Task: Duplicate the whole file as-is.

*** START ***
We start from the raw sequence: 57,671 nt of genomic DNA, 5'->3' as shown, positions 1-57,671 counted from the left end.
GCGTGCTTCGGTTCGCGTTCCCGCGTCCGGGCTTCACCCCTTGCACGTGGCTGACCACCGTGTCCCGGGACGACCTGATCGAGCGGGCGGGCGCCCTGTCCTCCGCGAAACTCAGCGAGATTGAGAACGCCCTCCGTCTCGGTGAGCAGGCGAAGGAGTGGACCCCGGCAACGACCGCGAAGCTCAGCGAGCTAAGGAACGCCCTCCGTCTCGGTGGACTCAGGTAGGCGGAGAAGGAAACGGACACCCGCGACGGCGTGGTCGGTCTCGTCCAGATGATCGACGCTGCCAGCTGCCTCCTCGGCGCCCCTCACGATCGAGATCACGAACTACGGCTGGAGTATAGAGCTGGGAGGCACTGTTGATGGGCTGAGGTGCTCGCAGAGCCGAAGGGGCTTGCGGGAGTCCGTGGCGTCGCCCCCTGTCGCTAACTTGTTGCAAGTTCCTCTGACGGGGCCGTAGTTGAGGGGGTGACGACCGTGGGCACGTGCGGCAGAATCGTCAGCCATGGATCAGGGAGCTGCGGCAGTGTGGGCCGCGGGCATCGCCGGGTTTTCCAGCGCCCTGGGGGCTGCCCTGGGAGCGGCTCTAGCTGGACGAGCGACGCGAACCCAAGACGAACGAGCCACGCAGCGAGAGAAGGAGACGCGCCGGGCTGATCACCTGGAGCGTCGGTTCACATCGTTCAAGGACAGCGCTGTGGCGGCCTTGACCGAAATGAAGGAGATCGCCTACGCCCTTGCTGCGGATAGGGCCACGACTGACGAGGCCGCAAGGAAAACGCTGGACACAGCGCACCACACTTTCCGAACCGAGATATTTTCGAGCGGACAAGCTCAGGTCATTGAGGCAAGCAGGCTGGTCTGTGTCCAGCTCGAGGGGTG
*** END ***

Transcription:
We start from the raw sequence: 57,671 nt of genomic DNA, 5'->3' as shown, positions 1-57,671 counted from the left end.
GCGTGCTTCGGTTCGCGTTCCCGCGTCCGGGCTTCACCCCTTGCACGTGGCTGACCACCGTGTCCCGGGACGACCTGATCGAGCGGGCGGGCGCCCTGTCCTCCGCGAAACTCAGCGAGATTGAGAACGCCCTCCGTCTCGGTGAGCAGGCGAAGGAGTGGACCCCGGCAACGACCGCGAAGCTCAGCGAGCTAAGGAACGCCCTCCGTCTCGGTGGACTCAGGTAGGCGGAGAAGGAAACGGACACCCGCGACGGCGTGGTCGGTCTCGTCCAGATGATCGACGCTGCCAGCTGCCTCCTCGGCGCCCCTCACGATCGAGATCACGAACTACGGCTGGAGTATAGAGCTGGGAGGCACTGTTGATGGGCTGAGGTGCTCGCAGAGCCGAAGGGGCTTGCGGGAGTCCGTGGCGTCGCCCCCTGTCGCTAACTTGTTGCAAGTTCCTCTGACGGGGCCGTAGTTGAGGGGGTGACGACCGTGGGCACGTGCGGCAGAATCGTCAGCCATGGATCAGGGAGCTGCGGCAGTGTGGGCCGCGGGCATCGCCGGGTTTTCCAGCGCCCTGGGGGCTGCCCTGGGAGCGGCTCTAGCTGGACGAGCGACGCGAACCCAAGACGAACGAGCCACGCAGCGAGAGAAGGAGACGCGCCGGGCTGATCACCTGGAGCGTCGGTTCACATCGTTCAAGGACAGCGCTGTGGCGGCCTTGACCGAAATGAAGGAGATCGCCTACGCCCTTGCTGCGGATAGGGCCACGACTGACGAGGCCGCAAGGAAAACGCTGGACACAGCGCACCACACTTTCCGAACCGAGATATTTTCGAGCGGACAAGCTCAGGTCATTGAGGCAAGCAGGCTGGTCTGTGTCCAGCTCGAGGGGTG